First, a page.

Show that $\operatorname{rank}(A^2+A+I_3)=1$

If $A \in M_3(\mathbb{R}), A \ne I_3$ and $A^3=I_3$ Show that $\operatorname{rank}(A^2+A+I_3)=1$.

What I have reached so far is that $\operatorname{rank}(A-I_3)+\operatorname{rank}(A^2+A+I_3)\le 3$ using Sylvester theorem, and also it can be quite easily proven that $\operatorname{rank}(A^2+A+I_3) \ne 0$, if that helps in any way, but I have no idea what should I do now.
I've seen this problem statement in the archives of a contest, but no solving is provided.

Can anyone help me with this?

P.S. It is not an actual homework, rather a problem to train for future contests, but I think it can be somehow related to the tag

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Since you know that $A^3=I$, we have $m_A(x)|x^3-1=(x-1)(x^2+x+1)$ (the minimal polynomial). Since the caracteristic polynomial and the minimal have the same irriducible factors, $m_A(x)\neq x^2+x+1$, since otherwise $p_A(x)=(x^2+x+1)^k$, but $\deg(p_A(x))=3$.
Since $A\neq I$, $m_A(x)\neq (x-1)$. Hence all your information is equivalent to $m_A(x)=x^3-1=(x-1)(x^2+x+1)$. Hence $A$ is diagonalizable over $\mathbb{C}$ to the form $D=diag(1,\alpha,\beta)$ where $\alpha,\beta$ are the roots of $x^2+x+1=0$.
Write $A=PDP^{-1}$. Then $A^2+A+I=P(D^2+D+I)P^{-1})$ and $rank(D^2+D+I)=1$ (you should see easily why). Hence $rank(A^2+A+I)=1$.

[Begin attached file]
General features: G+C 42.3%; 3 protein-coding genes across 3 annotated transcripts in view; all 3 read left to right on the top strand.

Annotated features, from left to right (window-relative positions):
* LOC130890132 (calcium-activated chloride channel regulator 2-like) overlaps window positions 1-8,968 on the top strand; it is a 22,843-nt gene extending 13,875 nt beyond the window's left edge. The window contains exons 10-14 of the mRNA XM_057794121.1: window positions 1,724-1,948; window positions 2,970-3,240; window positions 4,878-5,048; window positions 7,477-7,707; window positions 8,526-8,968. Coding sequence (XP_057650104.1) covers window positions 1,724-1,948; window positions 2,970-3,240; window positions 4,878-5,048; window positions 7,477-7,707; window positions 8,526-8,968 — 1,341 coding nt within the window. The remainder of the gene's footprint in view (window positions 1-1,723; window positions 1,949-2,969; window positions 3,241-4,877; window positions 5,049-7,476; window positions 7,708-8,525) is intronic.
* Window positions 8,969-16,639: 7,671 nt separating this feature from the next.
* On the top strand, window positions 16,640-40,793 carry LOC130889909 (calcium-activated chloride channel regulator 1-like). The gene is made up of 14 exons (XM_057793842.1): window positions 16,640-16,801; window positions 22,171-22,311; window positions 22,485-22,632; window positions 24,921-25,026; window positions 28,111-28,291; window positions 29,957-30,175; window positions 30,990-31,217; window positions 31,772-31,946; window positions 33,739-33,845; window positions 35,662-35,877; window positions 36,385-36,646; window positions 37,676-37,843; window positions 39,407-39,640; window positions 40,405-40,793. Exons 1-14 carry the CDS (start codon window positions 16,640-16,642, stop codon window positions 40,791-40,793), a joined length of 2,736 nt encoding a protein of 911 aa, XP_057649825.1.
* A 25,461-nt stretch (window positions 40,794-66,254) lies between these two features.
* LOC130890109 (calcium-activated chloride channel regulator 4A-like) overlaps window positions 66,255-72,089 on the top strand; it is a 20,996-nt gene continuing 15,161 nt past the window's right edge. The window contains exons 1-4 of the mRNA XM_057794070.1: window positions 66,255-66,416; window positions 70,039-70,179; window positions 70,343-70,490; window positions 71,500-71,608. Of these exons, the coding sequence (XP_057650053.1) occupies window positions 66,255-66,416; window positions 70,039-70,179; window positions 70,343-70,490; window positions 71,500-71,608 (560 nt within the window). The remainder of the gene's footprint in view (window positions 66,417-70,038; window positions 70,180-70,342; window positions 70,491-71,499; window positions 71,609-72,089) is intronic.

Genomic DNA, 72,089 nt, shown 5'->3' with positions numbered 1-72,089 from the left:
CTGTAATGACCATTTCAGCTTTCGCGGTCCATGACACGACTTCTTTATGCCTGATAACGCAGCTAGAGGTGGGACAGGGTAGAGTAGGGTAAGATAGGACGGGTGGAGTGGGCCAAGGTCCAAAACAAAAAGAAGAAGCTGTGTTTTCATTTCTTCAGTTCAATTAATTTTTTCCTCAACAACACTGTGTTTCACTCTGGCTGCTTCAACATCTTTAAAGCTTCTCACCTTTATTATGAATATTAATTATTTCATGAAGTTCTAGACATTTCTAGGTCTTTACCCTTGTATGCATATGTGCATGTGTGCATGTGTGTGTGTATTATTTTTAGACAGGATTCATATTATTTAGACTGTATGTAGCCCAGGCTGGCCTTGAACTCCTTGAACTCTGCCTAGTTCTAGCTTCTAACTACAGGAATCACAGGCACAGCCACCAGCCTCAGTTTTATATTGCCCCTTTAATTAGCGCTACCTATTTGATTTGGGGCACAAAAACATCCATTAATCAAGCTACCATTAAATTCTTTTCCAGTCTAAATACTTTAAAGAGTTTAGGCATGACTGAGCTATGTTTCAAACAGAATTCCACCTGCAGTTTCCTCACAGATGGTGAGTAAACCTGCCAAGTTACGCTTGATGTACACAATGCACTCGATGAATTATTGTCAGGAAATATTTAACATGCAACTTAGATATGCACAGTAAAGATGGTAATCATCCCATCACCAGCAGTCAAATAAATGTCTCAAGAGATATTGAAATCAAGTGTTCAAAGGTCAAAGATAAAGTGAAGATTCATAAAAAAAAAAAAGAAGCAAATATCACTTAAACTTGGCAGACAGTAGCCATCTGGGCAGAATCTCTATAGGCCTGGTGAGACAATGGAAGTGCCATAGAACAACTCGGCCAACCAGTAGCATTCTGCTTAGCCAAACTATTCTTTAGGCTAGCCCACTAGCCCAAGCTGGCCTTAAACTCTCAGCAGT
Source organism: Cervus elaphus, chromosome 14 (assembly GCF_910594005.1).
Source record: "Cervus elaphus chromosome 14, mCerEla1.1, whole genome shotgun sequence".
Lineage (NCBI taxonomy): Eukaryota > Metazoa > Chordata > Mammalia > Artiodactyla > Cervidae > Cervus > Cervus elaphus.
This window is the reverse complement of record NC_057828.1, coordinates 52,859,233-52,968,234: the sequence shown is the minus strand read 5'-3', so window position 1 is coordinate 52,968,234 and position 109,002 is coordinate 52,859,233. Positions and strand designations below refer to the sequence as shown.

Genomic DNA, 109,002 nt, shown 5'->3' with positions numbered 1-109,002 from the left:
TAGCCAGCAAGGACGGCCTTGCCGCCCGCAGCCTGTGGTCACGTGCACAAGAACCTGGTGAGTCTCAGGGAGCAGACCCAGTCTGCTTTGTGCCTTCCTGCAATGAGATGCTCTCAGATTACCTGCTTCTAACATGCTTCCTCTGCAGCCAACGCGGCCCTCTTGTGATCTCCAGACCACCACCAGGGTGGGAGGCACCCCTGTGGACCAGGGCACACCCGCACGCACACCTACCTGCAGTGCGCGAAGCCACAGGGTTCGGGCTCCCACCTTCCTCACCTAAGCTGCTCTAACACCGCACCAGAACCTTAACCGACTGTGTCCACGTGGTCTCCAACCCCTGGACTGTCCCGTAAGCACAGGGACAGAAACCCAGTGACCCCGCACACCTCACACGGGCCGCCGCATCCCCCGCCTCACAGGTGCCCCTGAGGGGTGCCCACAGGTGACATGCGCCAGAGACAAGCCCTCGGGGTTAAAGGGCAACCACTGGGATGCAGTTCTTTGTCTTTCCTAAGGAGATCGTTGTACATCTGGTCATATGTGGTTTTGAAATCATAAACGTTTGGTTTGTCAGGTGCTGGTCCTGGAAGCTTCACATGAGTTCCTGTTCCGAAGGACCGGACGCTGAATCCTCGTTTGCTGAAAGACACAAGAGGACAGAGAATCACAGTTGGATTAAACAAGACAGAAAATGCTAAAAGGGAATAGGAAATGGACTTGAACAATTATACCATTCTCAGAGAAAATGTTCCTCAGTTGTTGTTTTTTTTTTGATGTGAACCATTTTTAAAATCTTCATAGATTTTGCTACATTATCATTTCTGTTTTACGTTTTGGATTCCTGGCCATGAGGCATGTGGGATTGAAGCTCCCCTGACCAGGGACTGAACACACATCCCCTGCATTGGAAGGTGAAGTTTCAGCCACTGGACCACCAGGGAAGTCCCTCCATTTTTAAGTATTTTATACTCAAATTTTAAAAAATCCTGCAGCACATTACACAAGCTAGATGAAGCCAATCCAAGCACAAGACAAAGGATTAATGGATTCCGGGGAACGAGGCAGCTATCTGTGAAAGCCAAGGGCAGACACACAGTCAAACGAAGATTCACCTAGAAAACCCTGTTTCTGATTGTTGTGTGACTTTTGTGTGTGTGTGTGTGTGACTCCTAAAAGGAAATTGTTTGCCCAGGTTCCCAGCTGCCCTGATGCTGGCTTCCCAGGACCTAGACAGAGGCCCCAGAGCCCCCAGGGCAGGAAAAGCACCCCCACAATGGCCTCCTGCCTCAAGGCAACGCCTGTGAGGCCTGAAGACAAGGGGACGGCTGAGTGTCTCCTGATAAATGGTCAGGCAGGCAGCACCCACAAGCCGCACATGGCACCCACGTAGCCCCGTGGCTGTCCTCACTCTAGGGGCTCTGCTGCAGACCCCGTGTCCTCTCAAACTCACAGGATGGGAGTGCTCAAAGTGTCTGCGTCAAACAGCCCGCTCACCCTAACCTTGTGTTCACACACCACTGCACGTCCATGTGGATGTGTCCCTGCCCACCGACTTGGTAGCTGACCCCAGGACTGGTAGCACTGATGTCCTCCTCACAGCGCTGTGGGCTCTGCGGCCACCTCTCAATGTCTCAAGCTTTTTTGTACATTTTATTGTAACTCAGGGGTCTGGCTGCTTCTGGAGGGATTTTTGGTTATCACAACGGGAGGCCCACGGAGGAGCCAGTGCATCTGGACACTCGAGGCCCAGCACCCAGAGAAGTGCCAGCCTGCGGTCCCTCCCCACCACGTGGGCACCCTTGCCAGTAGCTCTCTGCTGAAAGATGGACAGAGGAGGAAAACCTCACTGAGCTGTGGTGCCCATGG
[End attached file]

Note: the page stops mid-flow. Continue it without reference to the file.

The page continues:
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How do I know if a matrix is diagonalizable or not? – Bujanca Mihai Mar 5 '13 at 17:17
For example, if all the eigenvalues of $A$ are distinct then $A$ is diagonalizable. Read more here: en.wikipedia.org/wiki/Diagonalizable_matrix – Dennis Gulko Mar 5 '13 at 17:25

$A$ is a root of $x^{3}-1$, which has distinct roots, so $A$ can diagonalized over the complex numbers. Since it is a real matrix, and it is different from the identity, the diagonal form must be $$B =\begin{bmatrix} 1&&\\ &\omega&\\ &&\omega^{2} \end{bmatrix},$$ where $\omega$ is a primitive third root of unity. Since $1 + \omega + \omega^{2} = 0$, we have that $$B^{2} + B + I = \begin{bmatrix} 3&&\\ &0&\\ &&0 \end{bmatrix}$$ has rank one. Now $A$ and $B$ are conjugate, and conjugacy preserves rank.

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How do I know if a matrix is diagonalizable or not? – Bujanca Mihai Mar 5 '13 at 17:17
@BujancaMihai, I have used the criterion that if the minimal polynomial has all roots in the field, and they are distinct, then the matrix is diagonalizable. – Andreas Caranti Mar 5 '13 at 18:39

Hint: What can you say about the minimal polynomial of $A$?

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